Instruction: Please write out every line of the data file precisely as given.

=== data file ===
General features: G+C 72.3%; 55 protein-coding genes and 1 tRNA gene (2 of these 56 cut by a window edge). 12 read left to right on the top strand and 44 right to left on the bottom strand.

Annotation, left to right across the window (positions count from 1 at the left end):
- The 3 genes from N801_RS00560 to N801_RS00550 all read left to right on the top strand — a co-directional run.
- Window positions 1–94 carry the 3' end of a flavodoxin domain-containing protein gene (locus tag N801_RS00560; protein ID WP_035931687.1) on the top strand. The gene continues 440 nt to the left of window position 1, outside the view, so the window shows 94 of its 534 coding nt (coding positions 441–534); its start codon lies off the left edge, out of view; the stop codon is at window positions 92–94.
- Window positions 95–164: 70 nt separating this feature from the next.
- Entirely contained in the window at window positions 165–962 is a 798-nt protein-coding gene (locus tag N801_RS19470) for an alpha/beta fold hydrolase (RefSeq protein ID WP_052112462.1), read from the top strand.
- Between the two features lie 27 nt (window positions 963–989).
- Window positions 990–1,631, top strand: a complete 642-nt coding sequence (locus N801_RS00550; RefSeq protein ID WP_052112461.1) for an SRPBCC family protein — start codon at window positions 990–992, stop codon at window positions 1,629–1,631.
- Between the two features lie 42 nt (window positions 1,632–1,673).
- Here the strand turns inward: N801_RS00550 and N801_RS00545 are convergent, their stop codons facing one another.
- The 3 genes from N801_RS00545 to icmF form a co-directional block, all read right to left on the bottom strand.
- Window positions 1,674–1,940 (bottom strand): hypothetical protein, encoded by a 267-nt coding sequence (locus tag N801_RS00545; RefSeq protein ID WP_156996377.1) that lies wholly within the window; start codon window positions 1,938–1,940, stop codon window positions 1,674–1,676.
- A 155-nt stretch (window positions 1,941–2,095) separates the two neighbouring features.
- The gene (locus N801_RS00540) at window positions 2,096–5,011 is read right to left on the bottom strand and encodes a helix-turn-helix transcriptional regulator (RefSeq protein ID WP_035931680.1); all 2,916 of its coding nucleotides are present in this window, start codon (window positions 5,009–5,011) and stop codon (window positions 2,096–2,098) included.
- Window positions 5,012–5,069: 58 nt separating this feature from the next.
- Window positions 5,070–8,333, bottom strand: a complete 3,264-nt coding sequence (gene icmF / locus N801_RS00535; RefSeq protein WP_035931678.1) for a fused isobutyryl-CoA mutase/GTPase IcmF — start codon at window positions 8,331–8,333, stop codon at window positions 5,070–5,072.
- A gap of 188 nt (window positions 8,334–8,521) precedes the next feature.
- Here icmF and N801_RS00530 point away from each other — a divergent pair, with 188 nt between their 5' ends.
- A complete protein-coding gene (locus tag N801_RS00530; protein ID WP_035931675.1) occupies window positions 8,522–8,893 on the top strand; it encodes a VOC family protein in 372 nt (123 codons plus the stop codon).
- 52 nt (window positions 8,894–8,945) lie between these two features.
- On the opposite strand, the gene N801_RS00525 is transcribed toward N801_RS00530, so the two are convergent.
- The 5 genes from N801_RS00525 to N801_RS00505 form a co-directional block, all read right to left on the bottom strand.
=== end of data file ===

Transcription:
General features: G+C 72.3%; 55 protein-coding genes and 1 tRNA gene (2 of these 56 cut by a window edge). 12 read left to right on the top strand and 44 right to left on the bottom strand.

Annotation, left to right across the window (positions count from 1 at the left end):
- The 3 genes from N801_RS00560 to N801_RS00550 all read left to right on the top strand — a co-directional run.
- Window positions 1–94 carry the 3' end of a flavodoxin domain-containing protein gene (locus tag N801_RS00560; protein ID WP_035931687.1) on the top strand. The gene continues 440 nt to the left of window position 1, outside the view, so the window shows 94 of its 534 coding nt (coding positions 441–534); its start codon lies off the left edge, out of view; the stop codon is at window positions 92–94.
- Window positions 95–164: 70 nt separating this feature from the next.
- Entirely contained in the window at window positions 165–962 is a 798-nt protein-coding gene (locus tag N801_RS19470) for an alpha/beta fold hydrolase (RefSeq protein ID WP_052112462.1), read from the top strand.
- Between the two features lie 27 nt (window positions 963–989).
- Window positions 990–1,631, top strand: a complete 642-nt coding sequence (locus N801_RS00550; RefSeq protein ID WP_052112461.1) for an SRPBCC family protein — start codon at window positions 990–992, stop codon at window positions 1,629–1,631.
- Between the two features lie 42 nt (window positions 1,632–1,673).
- Here the strand turns inward: N801_RS00550 and N801_RS00545 are convergent, their stop codons facing one another.
- The 3 genes from N801_RS00545 to icmF form a co-directional block, all read right to left on the bottom strand.
- Window positions 1,674–1,940 (bottom strand): hypothetical protein, encoded by a 267-nt coding sequence (locus tag N801_RS00545; RefSeq protein ID WP_156996377.1) that lies wholly within the window; start codon window positions 1,938–1,940, stop codon window positions 1,674–1,676.
- A 155-nt stretch (window positions 1,941–2,095) separates the two neighbouring features.
- The gene (locus N801_RS00540) at window positions 2,096–5,011 is read right to left on the bottom strand and encodes a helix-turn-helix transcriptional regulator (RefSeq protein ID WP_035931680.1); all 2,916 of its coding nucleotides are present in this window, start codon (window positions 5,009–5,011) and stop codon (window positions 2,096–2,098) included.
- Window positions 5,012–5,069: 58 nt separating this feature from the next.
- Window positions 5,070–8,333, bottom strand: a complete 3,264-nt coding sequence (gene icmF / locus N801_RS00535; RefSeq protein WP_035931678.1) for a fused isobutyryl-CoA mutase/GTPase IcmF — start codon at window positions 8,331–8,333, stop codon at window positions 5,070–5,072.
- A gap of 188 nt (window positions 8,334–8,521) precedes the next feature.
- Here icmF and N801_RS00530 point away from each other — a divergent pair, with 188 nt between their 5' ends.
- A complete protein-coding gene (locus tag N801_RS00530; protein ID WP_035931675.1) occupies window positions 8,522–8,893 on the top strand; it encodes a VOC family protein in 372 nt (123 codons plus the stop codon).
- 52 nt (window positions 8,894–8,945) lie between these two features.
- On the opposite strand, the gene N801_RS00525 is transcribed toward N801_RS00530, so the two are convergent.
- The 5 genes from N801_RS00525 to N801_RS00505 form a co-directional block, all read right to left on the bottom strand.